Manchester United's ability to triumph when below full strength has proven vital to their success this season.
Manchester United have the art of winning when weakened
In a segment of the season that includes the Champions League semi-finals plus meetings with Arsenal and Chelsea, an encounter with Everton may be deemed the forgettable fixture in Manchester United's run-in.
Barring a typically, but still wonderfully, predatory piece of finishing from Javier Hernandez, Saturday's 1-0 win does not rank as the most memorable match either.
Yet its significance lies in more than simply the accumulation of three more points towards the title.
It was a microcosm of United's year: their near-perfect record at Old Trafford, their infamous ability to score late goals, something that Bolton Wanderers, Blackpool, Aston Villa, Wolverhampton Wanderers, Liverpool and Stoke City have all experienced, and their capacity to win with weakened teams.
As Arsenal can testify, emerging victorious with a full-strength side presents enough difficulties.
United pose additional challenges for themselves, the need to balance different priorities ensuring Sir Alex Ferguson perms from a large ensemble cast.
They are aided by their powers of intimidation: some opponents, sufficiently cowed by their hosts' reputation, barely put up a fight at Old Trafford.
United reap the rewards of years of dominance, the attitude of others giving them an inherent advantage.
It is an astonishing statistic that no visiting player has scored a first-half league goal there this season, but too many have not even tried.
Some seem content to settle for a respectable defeat. Everton do not belong in that category, as the resistance of Phil Jagielka, Sylvain Distin and Tim Howard proved.
Perhaps they played for a 0-0 draw, but they almost got it.
It is in such situations that Ferguson seems to straddle the fine line between confidence and complacency.
The United manager is the master at squad rotation, but risk is a constant.
He forever appears on the verge of underestimating his opponents and overrating some of his less distinguished players.
The quest to keep many fresh for tonight's game against Schalke meant Nemanja Vidic, Ji-sung Park, Rafael da Silva and Michael Carrick went unused against Everton, while Dimitar Berbatov was sidelined and Paul Scholes suspended.
Ryan Giggs and Patrice Evra were called upon only for cameo roles. If this was, on paper, the easiest of the five major matches within a fortnight, the United team sheet seemed to suggest as much.
The selections of Jonny Evans, who has had an undistinguished season, and Darron Gibson, who simply is not a United player, were not enforced. These are choices that threaten to backfire, decisions that provoke many a moan among fans in the stands.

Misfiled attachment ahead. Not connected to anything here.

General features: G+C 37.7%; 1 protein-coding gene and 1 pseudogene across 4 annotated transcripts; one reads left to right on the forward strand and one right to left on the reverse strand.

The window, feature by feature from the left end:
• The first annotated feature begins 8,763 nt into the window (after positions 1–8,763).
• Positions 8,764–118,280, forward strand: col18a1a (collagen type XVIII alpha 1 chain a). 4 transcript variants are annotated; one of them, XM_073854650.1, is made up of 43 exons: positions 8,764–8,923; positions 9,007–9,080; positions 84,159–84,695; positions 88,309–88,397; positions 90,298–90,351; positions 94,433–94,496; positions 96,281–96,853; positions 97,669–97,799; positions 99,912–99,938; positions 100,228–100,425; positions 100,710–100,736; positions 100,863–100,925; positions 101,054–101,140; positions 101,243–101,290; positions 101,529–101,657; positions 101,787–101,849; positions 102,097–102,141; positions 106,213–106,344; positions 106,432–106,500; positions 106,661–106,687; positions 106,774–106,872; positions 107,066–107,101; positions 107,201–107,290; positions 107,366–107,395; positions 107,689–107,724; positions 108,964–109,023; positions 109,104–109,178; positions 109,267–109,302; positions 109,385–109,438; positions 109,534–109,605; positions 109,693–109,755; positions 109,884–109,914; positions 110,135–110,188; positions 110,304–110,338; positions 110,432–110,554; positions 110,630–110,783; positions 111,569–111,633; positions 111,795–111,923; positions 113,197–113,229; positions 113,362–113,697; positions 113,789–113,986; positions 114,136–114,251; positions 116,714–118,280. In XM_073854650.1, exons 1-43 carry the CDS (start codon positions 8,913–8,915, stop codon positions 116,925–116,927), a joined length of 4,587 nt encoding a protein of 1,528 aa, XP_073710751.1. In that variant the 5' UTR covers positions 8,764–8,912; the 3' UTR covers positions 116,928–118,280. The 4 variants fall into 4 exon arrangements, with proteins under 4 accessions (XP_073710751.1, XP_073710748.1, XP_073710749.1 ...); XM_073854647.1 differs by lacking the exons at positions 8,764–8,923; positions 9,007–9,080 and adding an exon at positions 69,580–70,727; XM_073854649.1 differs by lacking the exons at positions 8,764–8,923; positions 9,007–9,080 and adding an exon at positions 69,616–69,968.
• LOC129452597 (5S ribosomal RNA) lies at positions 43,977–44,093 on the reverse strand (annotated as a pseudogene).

Ferguson is touchy about criticism of his squad players, even though there is a group, including Gibson, Evans, Wes Brown, Michael Owen, Tomasz Kuszczak, Gabriel Obertan and Bebe, who have made a minimal contribution over the course of a campaign.
A man-for-man breakdown of some of the sides picked at Old Trafford hints at a fallibility; so, in many cases, do the performances.
The results indicate otherwise: United have a mentality and an aura, Ferguson invariably keeps a potential match winner in reserve and triumphs in his game of brinkmanship.
So it was on Saturday, the removal of Gibson a precursor to their finest spell of the match, including Hernandez's winner.
It is part of orthodox footballing thinking that title campaigns are based on home wins, 1-0 and 2-0 victories and relentless consistency.
Where United differ from the norm is that so many of the seemingly routine triumphs are accomplished when holding so much in reserve.
But that is part of the bigger picture: should they reach the Champions League final, it will owe much to their habit of picking up Premier League points without requiring many of their first-choice players to exert themselves.
Football's illogicality has rarely been better illustrated than at Sunderland's Stadium of Light on Saturday.
After scoring two goals in 11 hours of football, Sunderland managed four in 18 minutes, the last three of them despite not having a specialist striker on the pitch.
It was a result that effectively secures their future in the Premier League which, if Asamoah Gyan and Danny Welbeck, who both went off injured, are out for the remainder of the season, may be just as well.
Yet the postscript to the game was as strange as anything that went before it: Franco di Santo, the Argentine who came on as a substitute, belatedly scored his first goal for Wigan Athletic.
A striker who often seems to have no interest in scoring, Di Santo's tally in England now stands at two goals in 67 games.
He is the forward who makes Emile Heskey look like Gerd Muller. Sunderland, at least, can console themselves with the thought that they have midfielders who are infinitely more prolific.
The strangest sight of the weekend came at Wolverhampton Wanderers, where a furious Mark Hughes required three swipes of his once feared right foot to make contact with a water bottle.
It was deemed a sufficiently serious offence for the Fulham manager to be banished to the stands, but the air of implausibility did not end there.
Hughes's explanation for his incompetence was that his trousers were too tight.
For a man who began his playing career in the 1980s, the decade of the overly restrictive shorts, that is no excuse.